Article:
GREEN BAY, WI – DECEMBER 28: Wide receiver Randall Cobb #18 of the Green Bay Packers reacts after scoring in the third quarter for his second touchdown against the Detroit Lions during the NFL game at Lambeau Field on December 28, 2014 in Green Bay, Wisconsin. (Photo by Mike McGinnis/Getty Images)

NFL fans won’t be hearing Packers receiver Randall Cobb mic’d up on NFL Films again.

After suffering a lung injury in last year’s playoffs that could have been related to the mic pack he was wearing, Cobb told reporters Thursday that he won’t wear a microphone going forward.

The injury, which knocked Cobb out of Green Bay’s playoff loss to Arizona, occurred when the receiver landed on his back while making a catch. He coughed up blood on the sideline and was taken to a local hospital. Cobb said Thursday he thinks the mic pack strapped to his back could have had something to do with it. Via ESPN:

“This [microphone] theory isn’t anything new,” Cobb said. “It’s something we’ve talked about plenty of times. There’s no way to prove it, but there’s no way to disprove it, either.”

Cobb’s quarterback Aaron Rodgers, shares in the theory:

“I don’t feel comfortable being mic’d up, and I will say this: Randall Cobb had a serious injury last year in the playoff game, and I believe — and he would as well, and the team — that that was caused by him being mic’d up,” Rodgers said last week on a podcast hosted by former teammate A.J. Hawk.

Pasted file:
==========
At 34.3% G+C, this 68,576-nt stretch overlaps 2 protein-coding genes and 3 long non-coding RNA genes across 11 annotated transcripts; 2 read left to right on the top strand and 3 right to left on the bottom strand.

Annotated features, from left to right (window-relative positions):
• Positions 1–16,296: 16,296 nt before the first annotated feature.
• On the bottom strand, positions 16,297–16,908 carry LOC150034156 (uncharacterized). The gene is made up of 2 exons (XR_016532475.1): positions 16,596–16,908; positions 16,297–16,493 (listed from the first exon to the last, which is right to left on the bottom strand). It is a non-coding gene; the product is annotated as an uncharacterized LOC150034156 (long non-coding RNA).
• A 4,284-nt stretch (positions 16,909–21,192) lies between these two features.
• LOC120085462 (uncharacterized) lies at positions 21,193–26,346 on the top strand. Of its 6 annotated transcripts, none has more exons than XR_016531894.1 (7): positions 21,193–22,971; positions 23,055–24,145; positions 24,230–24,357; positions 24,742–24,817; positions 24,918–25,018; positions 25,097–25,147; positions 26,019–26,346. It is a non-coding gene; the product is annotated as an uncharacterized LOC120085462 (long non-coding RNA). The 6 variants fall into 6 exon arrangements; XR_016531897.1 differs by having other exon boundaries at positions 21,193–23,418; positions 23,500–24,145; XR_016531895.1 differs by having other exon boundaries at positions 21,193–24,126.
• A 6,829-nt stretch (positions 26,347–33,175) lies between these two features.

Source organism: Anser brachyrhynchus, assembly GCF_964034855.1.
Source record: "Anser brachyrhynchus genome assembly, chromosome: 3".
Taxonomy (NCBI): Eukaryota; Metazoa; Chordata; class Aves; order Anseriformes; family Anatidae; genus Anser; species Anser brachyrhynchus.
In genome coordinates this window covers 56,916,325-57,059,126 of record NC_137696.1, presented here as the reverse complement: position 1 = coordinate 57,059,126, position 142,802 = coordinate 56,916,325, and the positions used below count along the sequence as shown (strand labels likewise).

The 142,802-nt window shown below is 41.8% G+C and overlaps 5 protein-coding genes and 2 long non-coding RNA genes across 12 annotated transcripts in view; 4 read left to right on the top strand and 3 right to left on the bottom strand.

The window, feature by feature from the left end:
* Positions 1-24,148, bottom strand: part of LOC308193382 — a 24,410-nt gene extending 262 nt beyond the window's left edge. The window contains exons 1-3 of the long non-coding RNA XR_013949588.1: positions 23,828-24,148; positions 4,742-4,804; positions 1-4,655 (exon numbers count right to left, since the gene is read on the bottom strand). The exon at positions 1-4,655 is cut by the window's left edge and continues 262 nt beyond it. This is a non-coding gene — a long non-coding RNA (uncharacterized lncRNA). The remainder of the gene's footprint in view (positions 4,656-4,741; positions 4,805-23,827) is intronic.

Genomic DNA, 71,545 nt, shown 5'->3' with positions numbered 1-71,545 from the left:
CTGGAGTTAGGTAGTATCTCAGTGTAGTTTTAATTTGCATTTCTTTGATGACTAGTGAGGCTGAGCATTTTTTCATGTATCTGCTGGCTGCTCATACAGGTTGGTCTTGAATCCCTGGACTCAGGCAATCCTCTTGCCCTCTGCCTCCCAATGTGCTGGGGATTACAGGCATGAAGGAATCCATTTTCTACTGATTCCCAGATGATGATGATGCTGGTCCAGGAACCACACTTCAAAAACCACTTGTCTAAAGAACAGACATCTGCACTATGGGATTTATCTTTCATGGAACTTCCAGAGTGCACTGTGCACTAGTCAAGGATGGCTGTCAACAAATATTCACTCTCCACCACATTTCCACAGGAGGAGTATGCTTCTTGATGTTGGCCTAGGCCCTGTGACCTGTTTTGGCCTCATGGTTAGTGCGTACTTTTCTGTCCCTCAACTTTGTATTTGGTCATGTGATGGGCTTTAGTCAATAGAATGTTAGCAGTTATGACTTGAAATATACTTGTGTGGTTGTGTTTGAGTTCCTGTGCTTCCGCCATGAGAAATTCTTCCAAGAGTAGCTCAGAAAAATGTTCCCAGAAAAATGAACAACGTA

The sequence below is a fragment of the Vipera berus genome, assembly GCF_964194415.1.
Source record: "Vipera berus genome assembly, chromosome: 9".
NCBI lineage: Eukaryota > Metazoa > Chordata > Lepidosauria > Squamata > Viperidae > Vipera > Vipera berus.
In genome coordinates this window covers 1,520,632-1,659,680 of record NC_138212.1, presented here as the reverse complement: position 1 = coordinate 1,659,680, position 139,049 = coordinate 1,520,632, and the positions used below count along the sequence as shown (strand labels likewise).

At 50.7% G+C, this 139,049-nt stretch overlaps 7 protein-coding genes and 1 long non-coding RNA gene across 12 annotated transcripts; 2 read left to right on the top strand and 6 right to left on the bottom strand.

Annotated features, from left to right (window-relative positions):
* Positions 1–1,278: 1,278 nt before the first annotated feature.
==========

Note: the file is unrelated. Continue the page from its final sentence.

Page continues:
“He fell on his mic pack and he had an injury to his insides that kept him out of the game, probably would have kept him out the rest of the playoffs. And the puncture spot was directly adjacent to his mic pack.”

It will be interesting to see if Cobb’s situation makes other players less likely to get mic’d up for games. They don’t have a ton of incentive to wear the mics — Cobb said he thought it was cool to look back on what he was saying during a given game but not worth the perceived risk. The player mics during the game are fun for viewers, letting us inside the game or at least inside the trash talk, but if the players aren’t cool with them there’s not much anyone can do.

About Alex Putterman

Alex is a writer and editor for The Comeback and Awful Announcing. He has written for The Atlantic, VICE Sports,, and more. He is a proud alum of Northwestern University and The Daily Northwestern. You can find him on Twitter @AlexPutterman.

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